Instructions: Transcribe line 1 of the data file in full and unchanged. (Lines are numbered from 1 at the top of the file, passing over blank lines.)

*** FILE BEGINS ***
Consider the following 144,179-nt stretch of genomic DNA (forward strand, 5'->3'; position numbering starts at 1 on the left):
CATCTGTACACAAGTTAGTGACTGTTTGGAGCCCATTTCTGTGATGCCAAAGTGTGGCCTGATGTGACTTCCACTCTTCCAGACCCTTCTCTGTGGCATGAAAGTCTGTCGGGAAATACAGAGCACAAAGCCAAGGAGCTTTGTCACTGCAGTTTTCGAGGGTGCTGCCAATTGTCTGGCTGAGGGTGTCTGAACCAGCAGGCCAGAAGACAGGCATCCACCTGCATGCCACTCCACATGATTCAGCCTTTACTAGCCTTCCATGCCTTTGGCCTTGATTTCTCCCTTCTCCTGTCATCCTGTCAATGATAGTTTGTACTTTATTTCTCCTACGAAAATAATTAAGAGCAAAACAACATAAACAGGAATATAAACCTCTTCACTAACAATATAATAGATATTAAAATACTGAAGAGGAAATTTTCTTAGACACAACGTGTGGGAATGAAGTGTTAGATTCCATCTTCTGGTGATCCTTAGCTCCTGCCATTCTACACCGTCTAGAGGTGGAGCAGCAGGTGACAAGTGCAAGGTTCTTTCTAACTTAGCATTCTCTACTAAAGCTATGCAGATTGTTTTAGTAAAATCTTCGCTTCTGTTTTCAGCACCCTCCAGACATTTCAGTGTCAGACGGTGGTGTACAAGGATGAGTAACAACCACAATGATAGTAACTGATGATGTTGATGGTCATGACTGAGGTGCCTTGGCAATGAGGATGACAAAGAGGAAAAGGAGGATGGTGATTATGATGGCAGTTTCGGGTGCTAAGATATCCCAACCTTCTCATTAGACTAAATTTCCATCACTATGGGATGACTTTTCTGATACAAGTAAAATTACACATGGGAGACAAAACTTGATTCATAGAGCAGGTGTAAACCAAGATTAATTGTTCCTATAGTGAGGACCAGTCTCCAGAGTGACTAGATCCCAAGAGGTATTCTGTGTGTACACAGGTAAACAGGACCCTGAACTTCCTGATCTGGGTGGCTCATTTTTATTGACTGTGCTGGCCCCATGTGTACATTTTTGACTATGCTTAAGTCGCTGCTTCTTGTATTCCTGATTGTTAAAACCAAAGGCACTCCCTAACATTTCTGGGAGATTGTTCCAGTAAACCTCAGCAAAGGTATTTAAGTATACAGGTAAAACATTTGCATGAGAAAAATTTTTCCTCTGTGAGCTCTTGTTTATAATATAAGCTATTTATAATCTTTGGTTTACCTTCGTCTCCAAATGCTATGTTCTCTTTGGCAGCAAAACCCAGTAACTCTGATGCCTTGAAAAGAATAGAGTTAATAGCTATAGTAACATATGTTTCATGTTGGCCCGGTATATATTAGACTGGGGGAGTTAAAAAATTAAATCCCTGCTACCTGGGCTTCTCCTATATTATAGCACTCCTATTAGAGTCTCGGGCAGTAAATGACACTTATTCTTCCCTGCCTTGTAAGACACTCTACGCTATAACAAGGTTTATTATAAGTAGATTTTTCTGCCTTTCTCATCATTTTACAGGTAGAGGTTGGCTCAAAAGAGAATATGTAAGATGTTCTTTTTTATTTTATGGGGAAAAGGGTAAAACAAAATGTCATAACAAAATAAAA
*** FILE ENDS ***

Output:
Consider the following 144,179-nt stretch of genomic DNA (forward strand, 5'->3'; position numbering starts at 1 on the left):